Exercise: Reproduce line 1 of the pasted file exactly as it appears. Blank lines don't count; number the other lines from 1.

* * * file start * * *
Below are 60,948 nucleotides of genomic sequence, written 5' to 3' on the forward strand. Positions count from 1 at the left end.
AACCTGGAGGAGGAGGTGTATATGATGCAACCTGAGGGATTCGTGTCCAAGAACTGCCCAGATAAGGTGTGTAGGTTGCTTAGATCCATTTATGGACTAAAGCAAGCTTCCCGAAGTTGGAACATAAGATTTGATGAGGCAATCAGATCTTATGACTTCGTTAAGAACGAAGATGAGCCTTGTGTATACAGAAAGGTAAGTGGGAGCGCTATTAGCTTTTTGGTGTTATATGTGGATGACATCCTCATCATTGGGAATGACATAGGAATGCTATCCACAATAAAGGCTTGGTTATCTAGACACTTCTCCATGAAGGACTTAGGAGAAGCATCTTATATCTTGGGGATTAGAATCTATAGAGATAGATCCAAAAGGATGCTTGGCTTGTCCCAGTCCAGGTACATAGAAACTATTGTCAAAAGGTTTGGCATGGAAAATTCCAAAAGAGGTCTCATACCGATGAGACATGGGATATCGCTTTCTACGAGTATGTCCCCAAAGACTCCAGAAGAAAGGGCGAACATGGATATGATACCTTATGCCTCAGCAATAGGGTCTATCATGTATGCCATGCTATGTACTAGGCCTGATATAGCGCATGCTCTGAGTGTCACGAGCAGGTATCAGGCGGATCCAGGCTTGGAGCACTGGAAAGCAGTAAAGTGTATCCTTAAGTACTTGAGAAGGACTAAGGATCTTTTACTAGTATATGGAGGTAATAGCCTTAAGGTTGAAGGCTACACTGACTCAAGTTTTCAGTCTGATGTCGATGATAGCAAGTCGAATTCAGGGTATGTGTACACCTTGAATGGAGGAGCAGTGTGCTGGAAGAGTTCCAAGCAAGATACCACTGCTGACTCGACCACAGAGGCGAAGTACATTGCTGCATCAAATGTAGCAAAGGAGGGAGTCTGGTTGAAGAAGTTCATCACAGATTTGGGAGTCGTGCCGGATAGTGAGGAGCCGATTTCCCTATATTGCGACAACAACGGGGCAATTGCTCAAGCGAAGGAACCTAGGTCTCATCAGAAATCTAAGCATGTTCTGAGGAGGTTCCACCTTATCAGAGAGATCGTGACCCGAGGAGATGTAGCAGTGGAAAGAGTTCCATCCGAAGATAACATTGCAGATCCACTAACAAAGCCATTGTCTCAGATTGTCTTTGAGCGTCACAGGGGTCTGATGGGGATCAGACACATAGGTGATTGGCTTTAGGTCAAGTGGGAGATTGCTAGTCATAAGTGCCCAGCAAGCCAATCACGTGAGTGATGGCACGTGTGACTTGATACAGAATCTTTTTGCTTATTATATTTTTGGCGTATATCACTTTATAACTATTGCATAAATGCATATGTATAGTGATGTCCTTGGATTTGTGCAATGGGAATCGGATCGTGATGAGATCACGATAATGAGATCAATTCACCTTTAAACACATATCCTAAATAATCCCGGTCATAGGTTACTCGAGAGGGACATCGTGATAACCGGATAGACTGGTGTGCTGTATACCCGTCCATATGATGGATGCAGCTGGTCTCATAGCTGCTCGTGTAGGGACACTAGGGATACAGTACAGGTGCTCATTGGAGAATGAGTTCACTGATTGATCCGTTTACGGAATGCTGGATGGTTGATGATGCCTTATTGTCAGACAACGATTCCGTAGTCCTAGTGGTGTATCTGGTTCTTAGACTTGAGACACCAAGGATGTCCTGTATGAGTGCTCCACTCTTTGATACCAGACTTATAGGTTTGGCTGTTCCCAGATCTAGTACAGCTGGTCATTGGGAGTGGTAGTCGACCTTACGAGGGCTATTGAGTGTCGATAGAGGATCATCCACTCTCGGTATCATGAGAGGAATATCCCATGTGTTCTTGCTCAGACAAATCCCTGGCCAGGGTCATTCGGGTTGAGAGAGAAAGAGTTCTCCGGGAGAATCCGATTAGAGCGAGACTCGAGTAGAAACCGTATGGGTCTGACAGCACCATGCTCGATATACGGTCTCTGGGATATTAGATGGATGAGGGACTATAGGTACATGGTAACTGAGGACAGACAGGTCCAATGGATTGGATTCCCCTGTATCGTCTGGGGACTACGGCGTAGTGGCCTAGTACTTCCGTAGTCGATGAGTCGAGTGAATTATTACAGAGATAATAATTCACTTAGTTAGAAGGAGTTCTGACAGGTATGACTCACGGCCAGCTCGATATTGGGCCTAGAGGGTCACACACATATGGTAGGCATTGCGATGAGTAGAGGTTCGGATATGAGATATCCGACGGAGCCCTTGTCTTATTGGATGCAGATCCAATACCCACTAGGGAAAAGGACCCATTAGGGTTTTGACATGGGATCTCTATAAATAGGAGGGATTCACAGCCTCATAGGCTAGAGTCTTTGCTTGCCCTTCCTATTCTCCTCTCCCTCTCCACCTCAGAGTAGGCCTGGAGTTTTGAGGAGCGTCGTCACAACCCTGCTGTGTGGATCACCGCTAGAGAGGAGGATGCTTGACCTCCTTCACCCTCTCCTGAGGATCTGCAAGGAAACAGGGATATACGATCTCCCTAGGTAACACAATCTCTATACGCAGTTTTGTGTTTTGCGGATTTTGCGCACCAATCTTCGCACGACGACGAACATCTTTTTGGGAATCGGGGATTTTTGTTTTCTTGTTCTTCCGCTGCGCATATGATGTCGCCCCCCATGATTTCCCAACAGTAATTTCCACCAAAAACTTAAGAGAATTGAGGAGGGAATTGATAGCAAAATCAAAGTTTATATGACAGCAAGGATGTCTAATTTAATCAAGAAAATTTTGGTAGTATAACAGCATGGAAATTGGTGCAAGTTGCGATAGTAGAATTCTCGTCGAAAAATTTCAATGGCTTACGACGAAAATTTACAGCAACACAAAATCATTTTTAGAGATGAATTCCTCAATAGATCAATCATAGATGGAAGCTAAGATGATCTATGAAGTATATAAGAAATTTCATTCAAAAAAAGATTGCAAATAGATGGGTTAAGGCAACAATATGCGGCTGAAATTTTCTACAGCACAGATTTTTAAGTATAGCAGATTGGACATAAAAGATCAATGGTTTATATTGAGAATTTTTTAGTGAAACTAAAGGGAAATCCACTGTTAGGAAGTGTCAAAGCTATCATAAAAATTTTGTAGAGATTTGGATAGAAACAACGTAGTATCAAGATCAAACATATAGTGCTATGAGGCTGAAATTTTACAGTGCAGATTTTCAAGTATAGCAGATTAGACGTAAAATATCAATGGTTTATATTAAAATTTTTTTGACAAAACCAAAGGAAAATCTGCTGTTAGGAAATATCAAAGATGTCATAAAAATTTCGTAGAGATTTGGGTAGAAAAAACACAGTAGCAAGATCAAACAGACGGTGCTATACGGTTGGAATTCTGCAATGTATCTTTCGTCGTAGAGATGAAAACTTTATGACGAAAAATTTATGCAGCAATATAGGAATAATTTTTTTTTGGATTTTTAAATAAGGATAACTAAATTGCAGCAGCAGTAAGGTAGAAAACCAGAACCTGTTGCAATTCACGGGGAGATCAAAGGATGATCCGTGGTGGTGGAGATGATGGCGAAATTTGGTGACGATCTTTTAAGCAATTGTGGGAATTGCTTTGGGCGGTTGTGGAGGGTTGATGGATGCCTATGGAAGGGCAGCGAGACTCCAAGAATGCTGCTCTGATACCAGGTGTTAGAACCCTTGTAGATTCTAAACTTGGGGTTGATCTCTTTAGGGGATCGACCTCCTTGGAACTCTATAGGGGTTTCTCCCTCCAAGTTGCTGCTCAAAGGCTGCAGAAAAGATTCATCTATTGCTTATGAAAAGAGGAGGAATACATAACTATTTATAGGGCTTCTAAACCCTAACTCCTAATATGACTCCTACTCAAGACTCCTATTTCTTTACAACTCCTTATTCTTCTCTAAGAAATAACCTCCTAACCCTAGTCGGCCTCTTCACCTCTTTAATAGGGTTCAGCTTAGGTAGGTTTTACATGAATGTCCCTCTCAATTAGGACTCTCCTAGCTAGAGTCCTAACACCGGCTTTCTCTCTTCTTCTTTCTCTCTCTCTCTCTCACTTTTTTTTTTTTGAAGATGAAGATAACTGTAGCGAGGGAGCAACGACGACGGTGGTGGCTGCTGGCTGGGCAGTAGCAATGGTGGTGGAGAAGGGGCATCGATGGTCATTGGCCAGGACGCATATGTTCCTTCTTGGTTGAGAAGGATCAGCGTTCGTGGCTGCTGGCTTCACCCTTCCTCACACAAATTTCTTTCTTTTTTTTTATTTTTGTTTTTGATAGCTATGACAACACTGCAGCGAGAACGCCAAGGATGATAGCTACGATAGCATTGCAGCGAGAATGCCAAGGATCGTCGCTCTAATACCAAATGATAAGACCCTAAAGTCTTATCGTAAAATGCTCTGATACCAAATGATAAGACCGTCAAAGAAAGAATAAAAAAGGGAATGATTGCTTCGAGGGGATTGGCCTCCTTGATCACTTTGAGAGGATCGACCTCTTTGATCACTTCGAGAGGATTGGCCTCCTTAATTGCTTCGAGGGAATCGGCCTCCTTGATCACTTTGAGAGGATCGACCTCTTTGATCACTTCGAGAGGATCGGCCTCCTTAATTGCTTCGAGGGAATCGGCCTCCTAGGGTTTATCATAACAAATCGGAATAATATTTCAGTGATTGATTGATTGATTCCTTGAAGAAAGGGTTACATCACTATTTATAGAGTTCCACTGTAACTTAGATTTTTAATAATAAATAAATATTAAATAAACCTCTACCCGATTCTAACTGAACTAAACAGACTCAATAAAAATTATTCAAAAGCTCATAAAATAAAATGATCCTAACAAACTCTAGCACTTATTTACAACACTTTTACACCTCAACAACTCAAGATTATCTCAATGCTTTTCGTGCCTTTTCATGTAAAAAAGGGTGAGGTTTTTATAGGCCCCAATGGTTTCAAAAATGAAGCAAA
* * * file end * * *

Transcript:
Below are 60,948 nucleotides of genomic sequence, written 5' to 3' on the forward strand. Positions count from 1 at the left end.